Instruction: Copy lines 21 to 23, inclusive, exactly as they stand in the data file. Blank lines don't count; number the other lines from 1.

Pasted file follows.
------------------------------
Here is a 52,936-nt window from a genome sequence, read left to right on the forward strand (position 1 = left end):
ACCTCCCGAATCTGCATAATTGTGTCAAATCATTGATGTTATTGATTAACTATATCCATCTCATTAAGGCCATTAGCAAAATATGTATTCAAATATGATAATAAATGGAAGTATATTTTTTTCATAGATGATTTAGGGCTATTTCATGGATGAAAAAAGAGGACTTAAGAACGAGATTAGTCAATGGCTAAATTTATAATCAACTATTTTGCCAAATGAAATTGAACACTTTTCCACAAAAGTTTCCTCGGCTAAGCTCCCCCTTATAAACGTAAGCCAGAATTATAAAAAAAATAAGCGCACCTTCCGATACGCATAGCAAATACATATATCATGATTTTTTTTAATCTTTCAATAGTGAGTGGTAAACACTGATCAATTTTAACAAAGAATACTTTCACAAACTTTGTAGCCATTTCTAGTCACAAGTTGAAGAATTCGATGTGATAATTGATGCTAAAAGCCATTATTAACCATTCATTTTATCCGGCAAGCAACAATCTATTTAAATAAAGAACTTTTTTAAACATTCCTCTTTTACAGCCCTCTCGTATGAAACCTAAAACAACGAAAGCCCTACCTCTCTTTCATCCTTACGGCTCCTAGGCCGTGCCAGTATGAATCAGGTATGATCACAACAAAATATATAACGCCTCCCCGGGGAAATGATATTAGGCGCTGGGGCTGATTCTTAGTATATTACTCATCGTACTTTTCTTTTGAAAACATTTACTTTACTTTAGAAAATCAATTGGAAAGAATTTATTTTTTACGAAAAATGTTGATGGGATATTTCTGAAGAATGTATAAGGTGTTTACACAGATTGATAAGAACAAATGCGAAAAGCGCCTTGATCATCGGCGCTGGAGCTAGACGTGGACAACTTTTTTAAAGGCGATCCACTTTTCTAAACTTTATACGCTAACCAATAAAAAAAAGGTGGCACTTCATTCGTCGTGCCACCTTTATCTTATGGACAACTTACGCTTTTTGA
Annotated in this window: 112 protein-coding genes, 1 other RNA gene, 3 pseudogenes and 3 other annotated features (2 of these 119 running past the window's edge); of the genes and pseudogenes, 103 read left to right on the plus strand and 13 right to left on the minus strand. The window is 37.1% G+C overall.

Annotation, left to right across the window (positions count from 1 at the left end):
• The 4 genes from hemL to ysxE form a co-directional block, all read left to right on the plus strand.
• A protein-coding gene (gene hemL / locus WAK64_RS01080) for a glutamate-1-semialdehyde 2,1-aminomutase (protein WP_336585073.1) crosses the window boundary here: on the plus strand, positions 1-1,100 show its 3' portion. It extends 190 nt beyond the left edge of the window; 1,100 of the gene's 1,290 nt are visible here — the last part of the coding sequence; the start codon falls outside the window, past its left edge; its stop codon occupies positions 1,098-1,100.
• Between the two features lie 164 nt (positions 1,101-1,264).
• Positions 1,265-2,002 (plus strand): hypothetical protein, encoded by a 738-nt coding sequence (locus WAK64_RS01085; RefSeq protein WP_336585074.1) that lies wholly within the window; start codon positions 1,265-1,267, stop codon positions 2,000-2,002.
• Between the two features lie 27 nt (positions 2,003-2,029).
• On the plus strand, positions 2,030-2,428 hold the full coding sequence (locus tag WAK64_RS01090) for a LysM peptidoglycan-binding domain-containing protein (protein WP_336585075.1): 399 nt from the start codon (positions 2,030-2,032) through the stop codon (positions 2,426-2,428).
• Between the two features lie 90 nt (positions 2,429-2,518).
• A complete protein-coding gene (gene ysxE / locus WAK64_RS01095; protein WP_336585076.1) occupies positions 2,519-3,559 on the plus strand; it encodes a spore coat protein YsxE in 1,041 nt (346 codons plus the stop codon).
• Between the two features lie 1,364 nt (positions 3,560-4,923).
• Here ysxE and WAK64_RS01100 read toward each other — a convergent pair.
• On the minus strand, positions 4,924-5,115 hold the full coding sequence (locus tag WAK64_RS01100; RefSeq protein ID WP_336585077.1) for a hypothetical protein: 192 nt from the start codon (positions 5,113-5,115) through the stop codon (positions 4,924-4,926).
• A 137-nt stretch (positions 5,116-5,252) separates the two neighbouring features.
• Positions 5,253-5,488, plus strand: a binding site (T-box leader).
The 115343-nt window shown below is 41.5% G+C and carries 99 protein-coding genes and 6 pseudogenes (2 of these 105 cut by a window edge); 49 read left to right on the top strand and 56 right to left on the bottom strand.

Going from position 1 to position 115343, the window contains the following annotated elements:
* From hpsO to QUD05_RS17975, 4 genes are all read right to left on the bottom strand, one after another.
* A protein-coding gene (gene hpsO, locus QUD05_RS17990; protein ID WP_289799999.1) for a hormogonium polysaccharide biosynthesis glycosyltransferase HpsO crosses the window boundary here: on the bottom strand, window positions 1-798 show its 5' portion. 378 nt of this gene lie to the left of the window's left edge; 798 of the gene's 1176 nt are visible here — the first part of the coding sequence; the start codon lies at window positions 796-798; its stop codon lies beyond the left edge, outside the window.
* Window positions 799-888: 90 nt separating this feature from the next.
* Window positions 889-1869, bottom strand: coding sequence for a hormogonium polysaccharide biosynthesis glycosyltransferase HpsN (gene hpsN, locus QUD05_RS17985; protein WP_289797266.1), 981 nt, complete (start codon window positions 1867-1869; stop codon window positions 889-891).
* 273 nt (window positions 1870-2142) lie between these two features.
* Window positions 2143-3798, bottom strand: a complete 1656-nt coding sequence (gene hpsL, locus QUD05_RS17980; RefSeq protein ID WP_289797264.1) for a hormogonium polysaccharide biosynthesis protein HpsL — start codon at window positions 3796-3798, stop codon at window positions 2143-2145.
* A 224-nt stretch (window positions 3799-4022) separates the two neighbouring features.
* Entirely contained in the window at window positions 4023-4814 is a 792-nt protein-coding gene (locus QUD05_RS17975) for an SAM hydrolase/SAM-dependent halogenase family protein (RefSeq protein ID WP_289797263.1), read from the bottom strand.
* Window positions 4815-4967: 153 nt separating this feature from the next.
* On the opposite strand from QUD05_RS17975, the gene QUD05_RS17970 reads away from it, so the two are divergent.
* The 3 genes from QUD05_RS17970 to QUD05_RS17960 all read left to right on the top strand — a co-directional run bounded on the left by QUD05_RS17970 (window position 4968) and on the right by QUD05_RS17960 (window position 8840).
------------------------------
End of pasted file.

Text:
* A protein-coding gene (gene hpsO, locus QUD05_RS17990; protein ID WP_289799999.1) for a hormogonium polysaccharide biosynthesis glycosyltransferase HpsO crosses the window boundary here: on the bottom strand, window positions 1-798 show its 5' portion. 378 nt of this gene lie to the left of the window's left edge; 798 of the gene's 1176 nt are visible here — the first part of the coding sequence; the start codon lies at window positions 796-798; its stop codon lies beyond the left edge, outside the window.
* Window positions 799-888: 90 nt separating this feature from the next.
* Window positions 889-1869, bottom strand: coding sequence for a hormogonium polysaccharide biosynthesis glycosyltransferase HpsN (gene hpsN, locus QUD05_RS17985; protein WP_289797266.1), 981 nt, complete (start codon window positions 1867-1869; stop codon window positions 889-891).